self.Q, self.R = np.linalg.qr(self.Phi*np.sqrt(self.s))

    def fit(self):
        """Minimize the objective function with respect to the parameters"""
        for i in range(30):
            self.update_w() # In the linear regression clas
            self.update_s()
        
    def update_w(self):
        self.update_QR()
        self.w_star = sp.linalg.solve_triangular(self.R, np.dot(self.Q.T, self.y*np.sqrt(self.s)))
        self.update_losses()

    def predict(self, X):
        """Return the result of the prediction function."""
        return np.dot(self.basis.Phi(X), self.w_star), None
        
    def update_s(self):
        """Update the weights"""
        self.s = 1/(self.lambd + self.beta*self.losses)
                                                 
    def update_losses(self):
        """Compute the loss functions for each data point."""
        self.update_f()
        self.losses = ((self.y-self.f)**2)
        self.beta = 1/(self.losses*self.s).mean()
        
    def objective(self):
        """Compute the objective function."""
        self.update_losses()
        return (self.losses*self.s).sum()

Set up a linear model (polynomial with two basis functions).

num_basis=2 
data_limits=[1890, 2020]
basis = mlai.basis(mlai.polynomial, num_basis, data_limits=data_limits)
model = LML(x, y, basis=basis, lambd=1, beta=1)
model2 = mlai.LM(x, y, basis=basis)
model.fit()
model2.fit()
import matplotlib.pyplot as plt
x_test = np.linspace(data_limits[0], data_limits[1], 130)[:, None]
f_test, f_var = model.predict(x_test)
f2_test, f2_var = model2.predict(x_test)
import teaching_plots as plot
from matplotlib import rc, rcParams
rcParams.update({'font.size': 22})
rc('text', usetex=True)
fig, ax = plt.subplots(figsize=plot.big_wide_figsize)
ax.plot(x_test, f2_test, linewidth=3, color='r')
ax.plot(x, y, 'g.', markersize=10)
ax.set_xlim(data_limits[0], data_limits[1])
ax.set_xlabel('year')
ax.set_ylabel('pace min/km')
_ = ax.set_ylim(2, 6)
mlai.write_figure('../slides/diagrams/ml/olympic-loss-linear-regression000.svg', transparent=True)
ax.plot(x_test, f_test, linewidth=3, color='b')
ax.plot(x, y, 'g.', markersize=10)
ax2 = ax.twinx()
ax2.bar(x.flatten(), model.s.flatten(), width=2, color='b')
ax2.set_ylim(0, 4)
ax2.set_yticks([0, 1, 2])
ax2.set_ylabel('$\langle s_i \\rangle$')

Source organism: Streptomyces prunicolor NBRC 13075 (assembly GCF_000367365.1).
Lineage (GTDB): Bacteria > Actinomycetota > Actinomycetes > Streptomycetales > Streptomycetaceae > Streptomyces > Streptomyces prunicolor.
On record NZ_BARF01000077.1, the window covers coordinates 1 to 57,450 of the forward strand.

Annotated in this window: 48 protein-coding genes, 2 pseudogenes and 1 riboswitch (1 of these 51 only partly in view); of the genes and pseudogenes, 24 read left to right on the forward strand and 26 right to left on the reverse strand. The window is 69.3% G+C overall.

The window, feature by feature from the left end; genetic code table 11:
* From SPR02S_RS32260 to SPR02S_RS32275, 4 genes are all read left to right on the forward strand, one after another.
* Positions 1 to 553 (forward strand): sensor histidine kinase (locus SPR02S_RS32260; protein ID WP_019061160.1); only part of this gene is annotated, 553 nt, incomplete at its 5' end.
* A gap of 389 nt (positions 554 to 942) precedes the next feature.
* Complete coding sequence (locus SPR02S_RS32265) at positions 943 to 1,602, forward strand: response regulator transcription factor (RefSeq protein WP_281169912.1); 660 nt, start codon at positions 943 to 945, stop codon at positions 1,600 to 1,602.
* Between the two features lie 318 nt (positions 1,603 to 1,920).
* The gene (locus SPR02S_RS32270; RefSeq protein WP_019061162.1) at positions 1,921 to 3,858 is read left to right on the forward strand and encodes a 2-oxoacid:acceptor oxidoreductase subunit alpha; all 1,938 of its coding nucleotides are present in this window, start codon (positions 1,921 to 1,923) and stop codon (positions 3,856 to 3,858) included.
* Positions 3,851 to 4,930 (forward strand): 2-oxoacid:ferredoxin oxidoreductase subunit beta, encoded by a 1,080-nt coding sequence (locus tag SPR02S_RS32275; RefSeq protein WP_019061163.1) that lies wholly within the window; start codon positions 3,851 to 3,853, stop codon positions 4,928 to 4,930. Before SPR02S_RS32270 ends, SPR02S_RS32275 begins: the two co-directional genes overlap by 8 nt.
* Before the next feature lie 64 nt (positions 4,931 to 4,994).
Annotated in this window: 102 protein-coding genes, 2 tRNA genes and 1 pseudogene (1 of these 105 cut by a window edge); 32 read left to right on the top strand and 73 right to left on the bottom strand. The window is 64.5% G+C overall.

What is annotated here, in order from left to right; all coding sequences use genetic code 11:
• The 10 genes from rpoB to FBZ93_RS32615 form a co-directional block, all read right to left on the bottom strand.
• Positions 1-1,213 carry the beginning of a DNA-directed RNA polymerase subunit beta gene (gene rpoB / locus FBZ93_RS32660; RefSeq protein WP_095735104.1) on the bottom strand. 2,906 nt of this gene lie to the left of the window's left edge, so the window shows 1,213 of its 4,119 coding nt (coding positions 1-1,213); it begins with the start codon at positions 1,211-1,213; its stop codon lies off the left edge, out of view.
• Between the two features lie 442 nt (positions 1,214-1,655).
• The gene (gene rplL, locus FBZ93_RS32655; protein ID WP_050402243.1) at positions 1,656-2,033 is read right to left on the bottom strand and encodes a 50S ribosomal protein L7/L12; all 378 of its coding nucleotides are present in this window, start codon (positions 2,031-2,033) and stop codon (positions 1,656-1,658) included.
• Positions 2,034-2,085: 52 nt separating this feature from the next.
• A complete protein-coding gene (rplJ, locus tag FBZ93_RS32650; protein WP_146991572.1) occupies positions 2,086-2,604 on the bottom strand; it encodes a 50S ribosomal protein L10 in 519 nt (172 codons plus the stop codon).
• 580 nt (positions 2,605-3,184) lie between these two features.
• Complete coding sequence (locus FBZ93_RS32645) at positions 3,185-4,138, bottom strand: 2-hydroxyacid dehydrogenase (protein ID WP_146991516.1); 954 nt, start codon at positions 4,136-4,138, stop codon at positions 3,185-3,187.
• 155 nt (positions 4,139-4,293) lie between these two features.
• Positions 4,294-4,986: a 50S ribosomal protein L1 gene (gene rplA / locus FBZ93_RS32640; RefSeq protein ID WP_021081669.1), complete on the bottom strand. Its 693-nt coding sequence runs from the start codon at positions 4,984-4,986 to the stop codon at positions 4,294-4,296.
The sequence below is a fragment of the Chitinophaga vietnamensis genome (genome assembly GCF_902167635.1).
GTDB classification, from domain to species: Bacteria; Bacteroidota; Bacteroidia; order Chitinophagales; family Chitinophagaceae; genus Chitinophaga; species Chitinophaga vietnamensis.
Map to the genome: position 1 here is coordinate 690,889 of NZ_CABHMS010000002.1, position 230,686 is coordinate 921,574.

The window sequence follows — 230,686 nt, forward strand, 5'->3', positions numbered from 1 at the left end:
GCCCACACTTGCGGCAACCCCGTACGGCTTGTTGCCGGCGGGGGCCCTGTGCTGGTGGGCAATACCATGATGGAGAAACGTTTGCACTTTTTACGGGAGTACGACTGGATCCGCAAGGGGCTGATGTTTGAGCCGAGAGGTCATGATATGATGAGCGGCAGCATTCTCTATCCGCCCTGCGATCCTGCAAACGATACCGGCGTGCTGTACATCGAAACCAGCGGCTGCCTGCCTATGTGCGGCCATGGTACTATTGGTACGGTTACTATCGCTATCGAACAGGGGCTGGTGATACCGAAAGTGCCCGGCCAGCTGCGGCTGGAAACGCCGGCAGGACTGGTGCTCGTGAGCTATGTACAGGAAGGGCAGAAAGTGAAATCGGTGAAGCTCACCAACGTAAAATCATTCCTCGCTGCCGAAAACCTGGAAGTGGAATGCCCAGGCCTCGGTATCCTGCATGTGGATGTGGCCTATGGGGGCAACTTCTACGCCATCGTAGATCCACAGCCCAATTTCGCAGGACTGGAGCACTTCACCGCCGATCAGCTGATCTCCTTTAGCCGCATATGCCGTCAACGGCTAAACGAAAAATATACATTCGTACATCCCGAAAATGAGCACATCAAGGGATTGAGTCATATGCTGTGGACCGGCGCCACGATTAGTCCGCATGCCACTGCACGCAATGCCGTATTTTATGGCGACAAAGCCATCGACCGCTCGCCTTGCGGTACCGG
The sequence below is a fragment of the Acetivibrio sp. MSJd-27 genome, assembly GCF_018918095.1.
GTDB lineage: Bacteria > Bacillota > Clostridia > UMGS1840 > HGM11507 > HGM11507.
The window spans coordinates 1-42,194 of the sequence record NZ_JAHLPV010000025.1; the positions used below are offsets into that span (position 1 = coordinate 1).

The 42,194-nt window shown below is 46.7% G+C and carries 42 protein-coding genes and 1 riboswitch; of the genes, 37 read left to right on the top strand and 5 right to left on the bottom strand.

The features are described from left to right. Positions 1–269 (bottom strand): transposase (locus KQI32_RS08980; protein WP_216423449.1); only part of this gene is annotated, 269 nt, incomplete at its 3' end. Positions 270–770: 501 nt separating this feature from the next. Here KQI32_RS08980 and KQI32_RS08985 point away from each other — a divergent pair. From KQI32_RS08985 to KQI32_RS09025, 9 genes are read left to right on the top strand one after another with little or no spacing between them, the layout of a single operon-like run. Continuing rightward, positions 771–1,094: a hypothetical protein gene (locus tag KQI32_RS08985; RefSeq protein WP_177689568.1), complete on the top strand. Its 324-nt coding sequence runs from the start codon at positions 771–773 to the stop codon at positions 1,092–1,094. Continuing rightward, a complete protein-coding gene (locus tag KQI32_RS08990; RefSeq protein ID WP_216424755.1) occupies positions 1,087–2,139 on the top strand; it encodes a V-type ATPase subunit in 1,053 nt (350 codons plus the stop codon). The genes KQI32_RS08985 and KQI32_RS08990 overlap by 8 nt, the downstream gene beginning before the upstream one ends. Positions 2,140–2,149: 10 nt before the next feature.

mlai.write_figure('../slides/diagrams/ml/olympic-loss-linear-regression001.svg', transparent=True)
import pods
pods.notebook.display_plots('olympic-loss-linear-regression{number:0>3}.svg', 
                            directory='../slides/diagrams/ml', number=(0, 1))

Figure: Linear regression for the standard quadratic loss in red and the probabilistically weighted loss in blue.

Parameter Uncertainty

Classical Bayesian inference is concerned with parameter uncertainty, which equates to uncertainty in the prediction function, $\mappingFunction(\inputVector)$. The prediction function is normally an estimate of the value of $\dataScalar$ or constructs a probability density for $\dataScalar$.

Uncertainty in the prediction function can arise through uncertainty in our loss function, but also through uncertainty in parameters in the classical Bayesian sense. The full maximum entropy formalism would now be
$$ \expectationDist{\beta \scaleScalar_i L(\dataScalar_i, \mappingFunction(\inputVector_i))}{q(\scaleScalar, \mappingFunction)} + \int q(\scaleScalar, \mappingFunction) \log \frac{q(\scaleScalar, \mappingFunction)}{m(\scaleScalar)m(\mappingFunction)}\text{d}\scaleScalar \text{d}\mappingFunction $$


$$ q(\mappingFunction, \scaleScalar) \propto \prod_{i=1}^\numData \exp\left(- \beta \scaleScalar_i L(\dataScalar_i, \mappingFunction(\inputVector_i)) \right) m(\scaleScalar)m(\mappingFunction) $$

Approximation

  • Generally intractable, so assume:
    $$ q(\mappingFunction, \scaleScalar) = q(\mappingFunction)q(\scaleScalar) $$

  • Entropy maximization proceeds as before but with
    $$ q(\scaleScalar) \propto \prod_{i=1}^\numData \exp\left(- \beta \scaleScalar_i \expectationDist{L(\dataScalar_i, \mappingFunction(\inputVector_i))}{q(\mappingFunction)} \right) m(\scaleScalar) $$
    and
    $$ q(\mappingFunction) \propto \prod_{i=1}^\numData \exp\left(- \beta \expectationDist{\scaleScalar_i}{q(\scaleScalar)} L(\dataScalar_i, \mappingFunction(\inputVector_i)) \right) m(\mappingFunction) $$

  • Can now proceed with iteration between $q(\scaleScalar)$, $q(\mappingFunction)$

class BLML(mlai.BLM):
    """Bayesian Linear model with evolving loss
    :param X: input values
    :type X: numpy.ndarray
    :param y: target values
    :type y: numpy.ndarray
    :param basis: basis function 
    :param type: function
    :param beta: weight of the loss function
    :param type: float"""

    def __init__(self, X, y, basis=None, alpha=1.0, beta=1.0, lambd=1.0):
        "Initialise"
        if basis is None:
            basis = mlai.basis(mlai.polynomial, number=2)
        mlai.BLM.__init__(self, X, y, basis=basis, alpha=alpha, sigma2=1/beta)
        self.s = np.ones((self.num_data, 1))#np.random.rand(self.num_data, 1)>0.5       
        self.update_w()
        self.beta = beta
        self.name = 'BLML_'+basis.function.__name__
        self.objective_name = 'Weighted Sum of Square Training Error'
        self.lambd = lambd     

    def update_QR(self):
        "Perform the QR decomposition on the basis matrix."
        self.Q, self.R = np.linalg.qr(np.vstack([self.Phi*np.sqrt(self.s), np.sqrt(self.sigma2/self.alpha)*np.eye(self.basis.number)]))

    def fit(self):
        """Minimize the objective function with respect to the parameters"""
        for i in range(30):